2. WO 2008 12,709, Microencapsulated thermochromic dye compositions for skin application, Kimberly-Clark Worldwide Inc, USA (Jan 31, 2008)
3. A Ramalho et al, In vivo friction study of human skin: Influence of moisturizers on different anatomical sites, Wear 263(Pt 2) 1044–1049 (2007) (in English)
4. JP 2008 24,703, Composition having collagen production-promoting effect and/or fibroblast proliferation-promoting effect, Rohto Pharmaceutical Co, Ltd, Japan (Feb 7, 2008)
5. WO 2008 16,838, Topical skin antiaging compositions, their preparation and their use, Access Business Group International LLC, USA (Feb 7, 2008)
6. JP 2008 24,663, Cosmetics for excess sebum removal, Pola Chemical Industries Inc, Japan (Feb 7, 2008)
7. JP 2008 24,609, Non-wash-off type hair-styling conditioners containing toluenesulfonic acid, carboxylic acids, and organic solvents, Kao Corp, Japan (Feb 7, 2008)
8. WO 2008 15,646, Cross-linked amphoteric polymer thickened hair coloring and bleaching compositions comprising oxidizing agent and a source of carbonate ion, The Procter & Gamble Co, USA, (Feb 7, 2008)
9. JP 2008 31,052, Hair processing compositions containing disulfides, Milbon Co, Ltd, Japan (Feb 14, 2008)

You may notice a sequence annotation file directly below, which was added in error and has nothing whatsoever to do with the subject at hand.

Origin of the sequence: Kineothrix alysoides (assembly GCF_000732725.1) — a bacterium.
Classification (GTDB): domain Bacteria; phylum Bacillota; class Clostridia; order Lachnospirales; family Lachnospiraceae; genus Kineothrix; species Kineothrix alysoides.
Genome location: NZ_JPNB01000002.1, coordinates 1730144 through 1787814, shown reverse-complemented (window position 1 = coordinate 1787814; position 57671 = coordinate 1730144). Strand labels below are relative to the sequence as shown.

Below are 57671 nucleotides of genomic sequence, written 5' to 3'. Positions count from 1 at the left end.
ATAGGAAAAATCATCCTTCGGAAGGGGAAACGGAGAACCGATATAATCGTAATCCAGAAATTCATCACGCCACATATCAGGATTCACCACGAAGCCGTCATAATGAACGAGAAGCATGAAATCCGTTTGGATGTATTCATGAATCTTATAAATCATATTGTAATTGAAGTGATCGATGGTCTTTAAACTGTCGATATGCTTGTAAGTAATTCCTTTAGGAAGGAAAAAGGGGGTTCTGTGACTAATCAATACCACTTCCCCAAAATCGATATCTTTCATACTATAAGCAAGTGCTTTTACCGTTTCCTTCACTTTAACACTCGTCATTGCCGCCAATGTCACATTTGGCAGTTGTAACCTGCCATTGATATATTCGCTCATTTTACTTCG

10. JP 2008 31,056, Oxidative hair dye compositions containing polyoxyethylene hydrogenated castor oils, hydrocarbons and quaternary ammonium salts, Mandom Corp, Japan (Feb 14, 2008)
11. C Couteau et al, Mineral filters in sunscreen products: Comparison of the efficacy of zinc oxide and titanium dioxide by in vitro method, Pharmazie 63(1) 58–60 (2008) (in English)
12. JP 2008 31,057, Makeup cosmetics containing dyes, 1,2-octanediol, clay minerals and/or water-soluble polysaccharides, Mandom Corp, Japan (Feb 14, 2008)
13. JP 2008 24,630, Storage-stable water-in-oil emulsions containing glycerin esters with skin care effect, Shiseido Co Ltd, Japan (Feb 7, 2008)
14. WO 2008 13,757, Polymeric microparticle drug delivery system and method of manufacturing the same, Amcol International Corp, USA (Jan 31, 2008)
15. US 2008 31,907, Alcohol-free cosmetic and pharmaceutical foam carrier comprising hydrophobic solvent such as mineral/silicone/vegetable oil, triglycerides, isopropyl myristate, octyl dodecanol, foam adjuvant agent, surfactant and gelling agent, Foamix Ltd, Israel (Feb 7, 2008)
16. WO 2008 15,641, Disposable personal cleansing articles for skin or hair comprising nonfibrous polymeric material, lathering surfactant, and conditioning component, The Procter & Gamble Co, USA(Feb 7, 2008)
17. JP 2008 31,051, Emulsified cosmetic compositions containing polyglycerin esters, Sakamoto Yakuhin Kogyo Co, Ltd, Japan (Feb 14, 2008)
18. FR 2,904,765, Film with improved dissolution and a cosmetic product containing it, L’Oréal, France (Feb 15, 2008)